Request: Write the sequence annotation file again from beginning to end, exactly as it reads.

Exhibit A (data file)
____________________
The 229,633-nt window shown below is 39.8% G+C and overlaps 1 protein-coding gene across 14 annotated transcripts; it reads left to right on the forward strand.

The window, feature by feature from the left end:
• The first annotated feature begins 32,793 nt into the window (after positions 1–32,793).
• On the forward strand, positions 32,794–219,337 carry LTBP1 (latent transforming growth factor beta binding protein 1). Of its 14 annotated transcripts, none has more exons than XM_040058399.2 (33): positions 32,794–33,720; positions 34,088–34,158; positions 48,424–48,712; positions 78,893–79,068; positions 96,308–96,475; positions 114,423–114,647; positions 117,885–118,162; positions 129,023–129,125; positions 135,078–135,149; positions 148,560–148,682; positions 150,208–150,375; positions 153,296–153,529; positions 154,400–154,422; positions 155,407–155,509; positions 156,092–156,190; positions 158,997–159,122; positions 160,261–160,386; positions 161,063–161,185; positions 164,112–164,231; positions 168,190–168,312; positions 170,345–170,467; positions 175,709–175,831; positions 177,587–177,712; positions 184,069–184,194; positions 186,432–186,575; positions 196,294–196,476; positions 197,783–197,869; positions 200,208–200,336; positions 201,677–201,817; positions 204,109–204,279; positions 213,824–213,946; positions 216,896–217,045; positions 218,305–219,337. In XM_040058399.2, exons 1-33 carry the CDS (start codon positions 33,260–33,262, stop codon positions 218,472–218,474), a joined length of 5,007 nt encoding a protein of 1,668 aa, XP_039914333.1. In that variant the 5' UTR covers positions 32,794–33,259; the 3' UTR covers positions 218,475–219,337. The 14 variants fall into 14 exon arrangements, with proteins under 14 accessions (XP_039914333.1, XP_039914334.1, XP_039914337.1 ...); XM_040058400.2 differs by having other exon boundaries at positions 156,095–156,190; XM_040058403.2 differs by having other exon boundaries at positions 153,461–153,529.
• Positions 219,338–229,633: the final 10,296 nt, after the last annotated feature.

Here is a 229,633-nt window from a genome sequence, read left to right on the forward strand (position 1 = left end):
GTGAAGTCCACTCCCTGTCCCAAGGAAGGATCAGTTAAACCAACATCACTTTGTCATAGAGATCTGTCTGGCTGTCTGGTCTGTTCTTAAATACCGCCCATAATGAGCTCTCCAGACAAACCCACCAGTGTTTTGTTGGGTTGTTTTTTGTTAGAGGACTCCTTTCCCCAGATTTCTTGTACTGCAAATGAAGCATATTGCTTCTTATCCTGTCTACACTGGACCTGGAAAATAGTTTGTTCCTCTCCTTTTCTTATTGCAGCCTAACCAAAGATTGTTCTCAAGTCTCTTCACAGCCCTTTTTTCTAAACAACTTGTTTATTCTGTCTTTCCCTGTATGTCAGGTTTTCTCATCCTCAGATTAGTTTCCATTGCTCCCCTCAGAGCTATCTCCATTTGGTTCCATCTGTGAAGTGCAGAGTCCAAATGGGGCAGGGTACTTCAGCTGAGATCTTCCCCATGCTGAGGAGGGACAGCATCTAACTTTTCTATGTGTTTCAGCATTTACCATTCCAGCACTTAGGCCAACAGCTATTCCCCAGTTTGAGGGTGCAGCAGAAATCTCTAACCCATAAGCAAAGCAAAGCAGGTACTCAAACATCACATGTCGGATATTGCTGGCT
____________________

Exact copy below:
The 229,633-nt window shown below is 39.8% G+C and overlaps 1 protein-coding gene across 14 annotated transcripts; it reads left to right on the forward strand.

The window, feature by feature from the left end:
• The first annotated feature begins 32,793 nt into the window (after positions 1–32,793).
• On the forward strand, positions 32,794–219,337 carry LTBP1 (latent transforming growth factor beta binding protein 1). Of its 14 annotated transcripts, none has more exons than XM_040058399.2 (33): positions 32,794–33,720; positions 34,088–34,158; positions 48,424–48,712; positions 78,893–79,068; positions 96,308–96,475; positions 114,423–114,647; positions 117,885–118,162; positions 129,023–129,125; positions 135,078–135,149; positions 148,560–148,682; positions 150,208–150,375; positions 153,296–153,529; positions 154,400–154,422; positions 155,407–155,509; positions 156,092–156,190; positions 158,997–159,122; positions 160,261–160,386; positions 161,063–161,185; positions 164,112–164,231; positions 168,190–168,312; positions 170,345–170,467; positions 175,709–175,831; positions 177,587–177,712; positions 184,069–184,194; positions 186,432–186,575; positions 196,294–196,476; positions 197,783–197,869; positions 200,208–200,336; positions 201,677–201,817; positions 204,109–204,279; positions 213,824–213,946; positions 216,896–217,045; positions 218,305–219,337. In XM_040058399.2, exons 1-33 carry the CDS (start codon positions 33,260–33,262, stop codon positions 218,472–218,474), a joined length of 5,007 nt encoding a protein of 1,668 aa, XP_039914333.1. In that variant the 5' UTR covers positions 32,794–33,259; the 3' UTR covers positions 218,475–219,337. The 14 variants fall into 14 exon arrangements, with proteins under 14 accessions (XP_039914333.1, XP_039914334.1, XP_039914337.1 ...); XM_040058400.2 differs by having other exon boundaries at positions 156,095–156,190; XM_040058403.2 differs by having other exon boundaries at positions 153,461–153,529.
• Positions 219,338–229,633: the final 10,296 nt, after the last annotated feature.

Here is a 229,633-nt window from a genome sequence, read left to right on the forward strand (position 1 = left end):
GTGAAGTCCACTCCCTGTCCCAAGGAAGGATCAGTTAAACCAACATCACTTTGTCATAGAGATCTGTCTGGCTGTCTGGTCTGTTCTTAAATACCGCCCATAATGAGCTCTCCAGACAAACCCACCAGTGTTTTGTTGGGTTGTTTTTTGTTAGAGGACTCCTTTCCCCAGATTTCTTGTACTGCAAATGAAGCATATTGCTTCTTATCCTGTCTACACTGGACCTGGAAAATAGTTTGTTCCTCTCCTTTTCTTATTGCAGCCTAACCAAAGATTGTTCTCAAGTCTCTTCACAGCCCTTTTTTCTAAACAACTTGTTTATTCTGTCTTTCCCTGTATGTCAGGTTTTCTCATCCTCAGATTAGTTTCCATTGCTCCCCTCAGAGCTATCTCCATTTGGTTCCATCTGTGAAGTGCAGAGTCCAAATGGGGCAGGGTACTTCAGCTGAGATCTTCCCCATGCTGAGGAGGGACAGCATCTAACTTTTCTATGTGTTTCAGCATTTACCATTCCAGCACTTAGGCCAACAGCTATTCCCCAGTTTGAGGGTGCAGCAGAAATCTCTAACCCATAAGCAAAGCAAAGCAGGTACTCAAACATCACATGTCGGATATTGCTGGCT